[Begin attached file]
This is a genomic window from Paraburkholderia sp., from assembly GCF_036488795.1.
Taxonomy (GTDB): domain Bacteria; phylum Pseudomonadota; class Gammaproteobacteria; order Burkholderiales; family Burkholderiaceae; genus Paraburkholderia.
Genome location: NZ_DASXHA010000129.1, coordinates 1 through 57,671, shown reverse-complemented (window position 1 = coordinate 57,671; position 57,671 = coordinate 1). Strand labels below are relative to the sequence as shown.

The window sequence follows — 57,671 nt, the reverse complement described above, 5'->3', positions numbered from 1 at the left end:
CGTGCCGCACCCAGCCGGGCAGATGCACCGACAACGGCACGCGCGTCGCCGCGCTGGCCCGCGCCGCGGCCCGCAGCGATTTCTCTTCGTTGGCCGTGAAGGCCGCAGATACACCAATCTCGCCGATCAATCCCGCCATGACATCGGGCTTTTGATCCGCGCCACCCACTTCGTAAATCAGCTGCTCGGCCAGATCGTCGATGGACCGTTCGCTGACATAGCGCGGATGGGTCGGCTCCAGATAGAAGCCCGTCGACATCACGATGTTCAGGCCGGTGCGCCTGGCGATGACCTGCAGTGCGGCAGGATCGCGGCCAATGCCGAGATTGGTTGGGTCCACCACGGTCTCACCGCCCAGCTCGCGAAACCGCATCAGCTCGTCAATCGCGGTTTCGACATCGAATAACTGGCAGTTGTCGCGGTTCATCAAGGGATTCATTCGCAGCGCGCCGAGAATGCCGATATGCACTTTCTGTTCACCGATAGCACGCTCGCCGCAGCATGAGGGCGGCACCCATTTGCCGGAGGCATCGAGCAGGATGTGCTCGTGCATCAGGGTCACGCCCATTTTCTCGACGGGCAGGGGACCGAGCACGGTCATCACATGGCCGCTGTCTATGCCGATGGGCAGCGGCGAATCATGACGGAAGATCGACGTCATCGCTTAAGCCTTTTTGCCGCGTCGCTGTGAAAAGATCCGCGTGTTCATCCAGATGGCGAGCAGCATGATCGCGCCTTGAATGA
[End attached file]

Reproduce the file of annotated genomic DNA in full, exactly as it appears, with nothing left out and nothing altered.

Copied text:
This is a genomic window from Paraburkholderia sp., from assembly GCF_036488795.1.
Taxonomy (GTDB): domain Bacteria; phylum Pseudomonadota; class Gammaproteobacteria; order Burkholderiales; family Burkholderiaceae; genus Paraburkholderia.
Genome location: NZ_DASXHA010000129.1, coordinates 1 through 57,671, shown reverse-complemented (window position 1 = coordinate 57,671; position 57,671 = coordinate 1). Strand labels below are relative to the sequence as shown.

The window sequence follows — 57,671 nt, the reverse complement described above, 5'->3', positions numbered from 1 at the left end:
CGTGCCGCACCCAGCCGGGCAGATGCACCGACAACGGCACGCGCGTCGCCGCGCTGGCCCGCGCCGCGGCCCGCAGCGATTTCTCTTCGTTGGCCGTGAAGGCCGCAGATACACCAATCTCGCCGATCAATCCCGCCATGACATCGGGCTTTTGATCCGCGCCACCCACTTCGTAAATCAGCTGCTCGGCCAGATCGTCGATGGACCGTTCGCTGACATAGCGCGGATGGGTCGGCTCCAGATAGAAGCCCGTCGACATCACGATGTTCAGGCCGGTGCGCCTGGCGATGACCTGCAGTGCGGCAGGATCGCGGCCAATGCCGAGATTGGTTGGGTCCACCACGGTCTCACCGCCCAGCTCGCGAAACCGCATCAGCTCGTCAATCGCGGTTTCGACATCGAATAACTGGCAGTTGTCGCGGTTCATCAAGGGATTCATTCGCAGCGCGCCGAGAATGCCGATATGCACTTTCTGTTCACCGATAGCACGCTCGCCGCAGCATGAGGGCGGCACCCATTTGCCGGAGGCATCGAGCAGGATGTGCTCGTGCATCAGGGTCACGCCCATTTTCTCGACGGGCAGGGGACCGAGCACGGTCATCACATGGCCGCTGTCTATGCCGATGGGCAGCGGCGAATCATGACGGAAGATCGACGTCATCGCTTAAGCCTTTTTGCCGCGTCGCTGTGAAAAGATCCGCGTGTTCATCCAGATGGCGAGCAGCATGATCGCGCCTTGAATGA